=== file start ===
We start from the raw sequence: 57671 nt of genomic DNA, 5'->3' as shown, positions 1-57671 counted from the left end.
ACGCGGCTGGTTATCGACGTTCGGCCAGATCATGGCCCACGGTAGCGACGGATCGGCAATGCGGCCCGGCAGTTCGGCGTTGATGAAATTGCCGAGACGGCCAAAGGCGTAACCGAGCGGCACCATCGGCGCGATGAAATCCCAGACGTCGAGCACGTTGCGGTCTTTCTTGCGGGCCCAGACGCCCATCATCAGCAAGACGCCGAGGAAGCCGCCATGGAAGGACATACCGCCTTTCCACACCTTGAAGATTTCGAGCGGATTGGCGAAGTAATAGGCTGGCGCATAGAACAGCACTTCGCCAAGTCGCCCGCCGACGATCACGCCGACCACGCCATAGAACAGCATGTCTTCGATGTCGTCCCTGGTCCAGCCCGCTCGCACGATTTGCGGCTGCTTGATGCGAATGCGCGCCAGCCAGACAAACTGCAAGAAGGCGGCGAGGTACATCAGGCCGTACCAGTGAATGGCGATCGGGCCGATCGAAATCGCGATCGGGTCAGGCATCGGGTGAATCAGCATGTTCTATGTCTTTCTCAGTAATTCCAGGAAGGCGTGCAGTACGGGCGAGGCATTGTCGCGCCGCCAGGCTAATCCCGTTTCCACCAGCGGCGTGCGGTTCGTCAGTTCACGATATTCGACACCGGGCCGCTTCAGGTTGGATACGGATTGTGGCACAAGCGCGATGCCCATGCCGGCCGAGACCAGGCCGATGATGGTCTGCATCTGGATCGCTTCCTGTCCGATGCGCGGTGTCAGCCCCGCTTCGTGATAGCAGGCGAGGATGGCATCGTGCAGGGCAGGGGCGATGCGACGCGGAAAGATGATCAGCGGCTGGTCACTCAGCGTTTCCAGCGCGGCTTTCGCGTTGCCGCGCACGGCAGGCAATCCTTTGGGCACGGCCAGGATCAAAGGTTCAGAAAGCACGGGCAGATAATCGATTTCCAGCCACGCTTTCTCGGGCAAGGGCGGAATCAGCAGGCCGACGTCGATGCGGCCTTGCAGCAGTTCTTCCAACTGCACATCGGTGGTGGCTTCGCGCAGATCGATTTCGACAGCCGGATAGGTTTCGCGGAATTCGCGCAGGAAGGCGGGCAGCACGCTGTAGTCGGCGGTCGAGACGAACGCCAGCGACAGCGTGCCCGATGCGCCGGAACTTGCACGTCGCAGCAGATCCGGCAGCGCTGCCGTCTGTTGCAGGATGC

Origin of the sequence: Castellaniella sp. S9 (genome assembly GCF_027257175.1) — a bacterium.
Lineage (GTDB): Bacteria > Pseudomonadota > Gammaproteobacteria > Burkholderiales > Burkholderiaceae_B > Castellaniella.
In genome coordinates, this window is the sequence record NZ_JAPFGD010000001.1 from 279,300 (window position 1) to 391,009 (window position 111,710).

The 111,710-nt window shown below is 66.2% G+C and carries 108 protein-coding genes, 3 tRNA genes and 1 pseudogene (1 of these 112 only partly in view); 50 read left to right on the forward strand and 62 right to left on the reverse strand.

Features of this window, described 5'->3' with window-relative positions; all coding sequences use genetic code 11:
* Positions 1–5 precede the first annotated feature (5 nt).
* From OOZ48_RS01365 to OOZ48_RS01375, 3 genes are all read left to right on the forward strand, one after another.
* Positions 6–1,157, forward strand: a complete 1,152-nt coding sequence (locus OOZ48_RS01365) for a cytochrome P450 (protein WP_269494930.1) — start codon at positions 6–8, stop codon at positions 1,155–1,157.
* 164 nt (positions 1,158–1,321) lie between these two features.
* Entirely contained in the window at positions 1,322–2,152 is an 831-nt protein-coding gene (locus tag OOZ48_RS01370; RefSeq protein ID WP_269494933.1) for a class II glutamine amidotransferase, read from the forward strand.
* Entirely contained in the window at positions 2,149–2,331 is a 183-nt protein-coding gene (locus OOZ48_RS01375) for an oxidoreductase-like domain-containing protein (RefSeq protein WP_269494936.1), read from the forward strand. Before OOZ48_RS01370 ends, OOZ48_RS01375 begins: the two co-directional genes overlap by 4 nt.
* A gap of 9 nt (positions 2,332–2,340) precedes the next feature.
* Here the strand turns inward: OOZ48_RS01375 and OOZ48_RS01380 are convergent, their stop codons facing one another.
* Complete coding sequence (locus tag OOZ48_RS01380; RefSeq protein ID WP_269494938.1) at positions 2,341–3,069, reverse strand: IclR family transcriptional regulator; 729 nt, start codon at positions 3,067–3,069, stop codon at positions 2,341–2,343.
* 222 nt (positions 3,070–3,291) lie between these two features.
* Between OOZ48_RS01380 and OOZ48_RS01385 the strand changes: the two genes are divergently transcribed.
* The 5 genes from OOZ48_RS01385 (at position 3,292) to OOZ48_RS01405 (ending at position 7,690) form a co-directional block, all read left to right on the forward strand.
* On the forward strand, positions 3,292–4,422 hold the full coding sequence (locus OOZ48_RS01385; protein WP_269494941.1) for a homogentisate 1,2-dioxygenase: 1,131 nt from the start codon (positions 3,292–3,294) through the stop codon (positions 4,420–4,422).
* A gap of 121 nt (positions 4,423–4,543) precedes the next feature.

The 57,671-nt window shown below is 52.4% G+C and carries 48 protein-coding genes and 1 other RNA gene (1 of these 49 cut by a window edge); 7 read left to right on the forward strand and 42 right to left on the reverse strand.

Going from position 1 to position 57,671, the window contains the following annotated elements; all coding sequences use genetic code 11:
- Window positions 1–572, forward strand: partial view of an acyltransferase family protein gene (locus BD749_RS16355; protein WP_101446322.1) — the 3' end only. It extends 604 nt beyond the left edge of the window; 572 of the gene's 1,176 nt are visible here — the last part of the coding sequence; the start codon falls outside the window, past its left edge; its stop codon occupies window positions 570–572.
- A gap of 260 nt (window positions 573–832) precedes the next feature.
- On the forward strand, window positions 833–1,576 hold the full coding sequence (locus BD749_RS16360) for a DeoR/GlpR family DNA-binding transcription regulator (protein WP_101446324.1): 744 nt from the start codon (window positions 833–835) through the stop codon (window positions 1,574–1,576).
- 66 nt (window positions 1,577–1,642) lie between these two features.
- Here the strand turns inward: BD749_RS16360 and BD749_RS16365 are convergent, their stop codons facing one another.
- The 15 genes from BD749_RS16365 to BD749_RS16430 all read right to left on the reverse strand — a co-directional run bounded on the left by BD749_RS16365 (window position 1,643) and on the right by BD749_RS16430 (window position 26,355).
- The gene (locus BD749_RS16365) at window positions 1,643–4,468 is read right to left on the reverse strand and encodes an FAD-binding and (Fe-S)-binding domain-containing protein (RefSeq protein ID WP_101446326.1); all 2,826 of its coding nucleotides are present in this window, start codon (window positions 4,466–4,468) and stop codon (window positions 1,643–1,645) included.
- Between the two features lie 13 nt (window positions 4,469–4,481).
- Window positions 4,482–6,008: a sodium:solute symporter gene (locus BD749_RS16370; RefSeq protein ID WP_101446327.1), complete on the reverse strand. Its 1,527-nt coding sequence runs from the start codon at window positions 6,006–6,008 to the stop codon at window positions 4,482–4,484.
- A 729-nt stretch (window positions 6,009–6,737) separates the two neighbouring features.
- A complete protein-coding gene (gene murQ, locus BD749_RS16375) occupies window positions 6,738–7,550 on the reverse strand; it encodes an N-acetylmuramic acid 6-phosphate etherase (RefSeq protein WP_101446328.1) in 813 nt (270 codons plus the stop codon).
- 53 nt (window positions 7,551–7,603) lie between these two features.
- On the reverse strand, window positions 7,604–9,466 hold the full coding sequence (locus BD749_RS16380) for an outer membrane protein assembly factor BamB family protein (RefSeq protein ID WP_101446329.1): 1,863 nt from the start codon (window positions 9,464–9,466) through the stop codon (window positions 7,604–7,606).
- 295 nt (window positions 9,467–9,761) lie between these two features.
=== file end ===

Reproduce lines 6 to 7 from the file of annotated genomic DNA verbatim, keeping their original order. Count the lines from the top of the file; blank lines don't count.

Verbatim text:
The 111,710-nt window shown below is 66.2% G+C and carries 108 protein-coding genes, 3 tRNA genes and 1 pseudogene (1 of these 112 only partly in view); 50 read left to right on the forward strand and 62 right to left on the reverse strand.

Features of this window, described 5'->3' with window-relative positions; all coding sequences use genetic code 11: